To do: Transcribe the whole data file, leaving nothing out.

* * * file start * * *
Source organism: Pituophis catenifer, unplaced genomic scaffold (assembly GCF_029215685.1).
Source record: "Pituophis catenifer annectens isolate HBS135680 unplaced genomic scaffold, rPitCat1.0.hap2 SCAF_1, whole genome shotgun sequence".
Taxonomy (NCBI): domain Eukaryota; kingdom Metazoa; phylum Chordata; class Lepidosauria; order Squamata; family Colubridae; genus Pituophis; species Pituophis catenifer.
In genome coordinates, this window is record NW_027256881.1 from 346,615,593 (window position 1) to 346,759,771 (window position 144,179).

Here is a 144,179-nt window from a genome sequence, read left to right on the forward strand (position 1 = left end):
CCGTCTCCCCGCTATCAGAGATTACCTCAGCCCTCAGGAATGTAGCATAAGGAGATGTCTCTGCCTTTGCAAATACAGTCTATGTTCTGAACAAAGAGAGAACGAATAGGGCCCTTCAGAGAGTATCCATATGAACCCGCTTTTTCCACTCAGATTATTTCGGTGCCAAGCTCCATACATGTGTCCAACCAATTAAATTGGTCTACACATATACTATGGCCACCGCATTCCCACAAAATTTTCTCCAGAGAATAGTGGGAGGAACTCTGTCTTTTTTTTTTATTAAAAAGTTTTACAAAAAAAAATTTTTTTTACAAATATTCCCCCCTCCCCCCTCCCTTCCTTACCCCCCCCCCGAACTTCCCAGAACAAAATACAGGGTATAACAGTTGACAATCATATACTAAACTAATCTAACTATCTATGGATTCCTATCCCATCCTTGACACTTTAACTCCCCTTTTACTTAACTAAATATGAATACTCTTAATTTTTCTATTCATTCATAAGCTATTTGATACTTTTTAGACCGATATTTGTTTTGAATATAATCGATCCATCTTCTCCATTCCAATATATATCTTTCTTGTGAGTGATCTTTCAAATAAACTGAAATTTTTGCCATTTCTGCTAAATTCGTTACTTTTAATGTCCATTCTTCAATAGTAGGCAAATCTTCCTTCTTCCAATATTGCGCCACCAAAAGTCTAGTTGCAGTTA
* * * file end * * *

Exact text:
Source organism: Pituophis catenifer, unplaced genomic scaffold (assembly GCF_029215685.1).
Source record: "Pituophis catenifer annectens isolate HBS135680 unplaced genomic scaffold, rPitCat1.0.hap2 SCAF_1, whole genome shotgun sequence".
Taxonomy (NCBI): domain Eukaryota; kingdom Metazoa; phylum Chordata; class Lepidosauria; order Squamata; family Colubridae; genus Pituophis; species Pituophis catenifer.
In genome coordinates, this window is record NW_027256881.1 from 346,615,593 (window position 1) to 346,759,771 (window position 144,179).

Here is a 144,179-nt window from a genome sequence, read left to right on the forward strand (position 1 = left end):
CCGTCTCCCCGCTATCAGAGATTACCTCAGCCCTCAGGAATGTAGCATAAGGAGATGTCTCTGCCTTTGCAAATACAGTCTATGTTCTGAACAAAGAGAGAACGAATAGGGCCCTTCAGAGAGTATCCATATGAACCCGCTTTTTCCACTCAGATTATTTCGGTGCCAAGCTCCATACATGTGTCCAACCAATTAAATTGGTCTACACATATACTATGGCCACCGCATTCCCACAAAATTTTCTCCAGAGAATAGTGGGAGGAACTCTGTCTTTTTTTTTTATTAAAAAGTTTTACAAAAAAAAATTTTTTTTACAAATATTCCCCCCTCCCCCCTCCCTTCCTTACCCCCCCCCCGAACTTCCCAGAACAAAATACAGGGTATAACAGTTGACAATCATATACTAAACTAATCTAACTATCTATGGATTCCTATCCCATCCTTGACACTTTAACTCCCCTTTTACTTAACTAAATATGAATACTCTTAATTTTTCTATTCATTCATAAGCTATTTGATACTTTTTAGACCGATATTTGTTTTGAATATAATCGATCCATCTTCTCCATTCCAATATATATCTTTCTTGTGAGTGATCTTTCAAATAAACTGAAATTTTTGCCATTTCTGCTAAATTCGTTACTTTTAATGTCCATTCTTCAATAGTAGGCAAATCTTCCTTCTTCCAATATTGCGCCACCAAAAGTCTAGTTGCAGTTA